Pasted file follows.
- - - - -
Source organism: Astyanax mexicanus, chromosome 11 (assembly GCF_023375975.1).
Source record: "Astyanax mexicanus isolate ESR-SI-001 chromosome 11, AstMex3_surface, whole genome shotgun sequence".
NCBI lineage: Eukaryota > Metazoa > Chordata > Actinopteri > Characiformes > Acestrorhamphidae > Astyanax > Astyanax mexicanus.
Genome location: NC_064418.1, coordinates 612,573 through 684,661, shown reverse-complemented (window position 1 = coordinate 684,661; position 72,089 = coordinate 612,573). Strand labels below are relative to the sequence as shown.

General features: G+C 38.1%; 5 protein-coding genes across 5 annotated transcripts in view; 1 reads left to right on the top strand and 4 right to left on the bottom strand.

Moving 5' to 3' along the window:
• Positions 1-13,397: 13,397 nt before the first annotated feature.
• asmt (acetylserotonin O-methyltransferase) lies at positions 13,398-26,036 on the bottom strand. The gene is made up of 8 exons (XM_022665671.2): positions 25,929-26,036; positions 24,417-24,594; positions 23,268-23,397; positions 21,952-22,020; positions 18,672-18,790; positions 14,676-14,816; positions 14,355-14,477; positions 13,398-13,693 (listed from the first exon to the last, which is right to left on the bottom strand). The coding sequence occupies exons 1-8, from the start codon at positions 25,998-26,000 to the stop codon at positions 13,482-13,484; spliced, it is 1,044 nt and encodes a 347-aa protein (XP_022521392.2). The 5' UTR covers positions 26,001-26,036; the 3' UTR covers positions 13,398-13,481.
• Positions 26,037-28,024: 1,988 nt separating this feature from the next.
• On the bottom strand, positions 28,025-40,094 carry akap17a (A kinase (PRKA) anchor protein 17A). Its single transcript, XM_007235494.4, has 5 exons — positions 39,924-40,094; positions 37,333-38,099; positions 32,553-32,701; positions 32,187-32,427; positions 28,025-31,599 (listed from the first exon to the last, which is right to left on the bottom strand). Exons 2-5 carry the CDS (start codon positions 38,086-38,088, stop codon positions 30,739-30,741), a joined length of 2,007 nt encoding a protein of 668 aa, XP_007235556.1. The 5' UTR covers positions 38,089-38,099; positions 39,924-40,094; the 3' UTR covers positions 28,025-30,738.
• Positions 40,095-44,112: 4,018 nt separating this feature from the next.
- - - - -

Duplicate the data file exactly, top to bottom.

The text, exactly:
Source organism: Astyanax mexicanus, chromosome 11 (assembly GCF_023375975.1).
Source record: "Astyanax mexicanus isolate ESR-SI-001 chromosome 11, AstMex3_surface, whole genome shotgun sequence".
NCBI lineage: Eukaryota > Metazoa > Chordata > Actinopteri > Characiformes > Acestrorhamphidae > Astyanax > Astyanax mexicanus.
Genome location: NC_064418.1, coordinates 612,573 through 684,661, shown reverse-complemented (window position 1 = coordinate 684,661; position 72,089 = coordinate 612,573). Strand labels below are relative to the sequence as shown.

General features: G+C 38.1%; 5 protein-coding genes across 5 annotated transcripts in view; 1 reads left to right on the top strand and 4 right to left on the bottom strand.

Moving 5' to 3' along the window:
• Positions 1-13,397: 13,397 nt before the first annotated feature.
• asmt (acetylserotonin O-methyltransferase) lies at positions 13,398-26,036 on the bottom strand. The gene is made up of 8 exons (XM_022665671.2): positions 25,929-26,036; positions 24,417-24,594; positions 23,268-23,397; positions 21,952-22,020; positions 18,672-18,790; positions 14,676-14,816; positions 14,355-14,477; positions 13,398-13,693 (listed from the first exon to the last, which is right to left on the bottom strand). The coding sequence occupies exons 1-8, from the start codon at positions 25,998-26,000 to the stop codon at positions 13,482-13,484; spliced, it is 1,044 nt and encodes a 347-aa protein (XP_022521392.2). The 5' UTR covers positions 26,001-26,036; the 3' UTR covers positions 13,398-13,481.
• Positions 26,037-28,024: 1,988 nt separating this feature from the next.
• On the bottom strand, positions 28,025-40,094 carry akap17a (A kinase (PRKA) anchor protein 17A). Its single transcript, XM_007235494.4, has 5 exons — positions 39,924-40,094; positions 37,333-38,099; positions 32,553-32,701; positions 32,187-32,427; positions 28,025-31,599 (listed from the first exon to the last, which is right to left on the bottom strand). Exons 2-5 carry the CDS (start codon positions 38,086-38,088, stop codon positions 30,739-30,741), a joined length of 2,007 nt encoding a protein of 668 aa, XP_007235556.1. The 5' UTR covers positions 38,089-38,099; positions 39,924-40,094; the 3' UTR covers positions 28,025-30,738.
• Positions 40,095-44,112: 4,018 nt separating this feature from the next.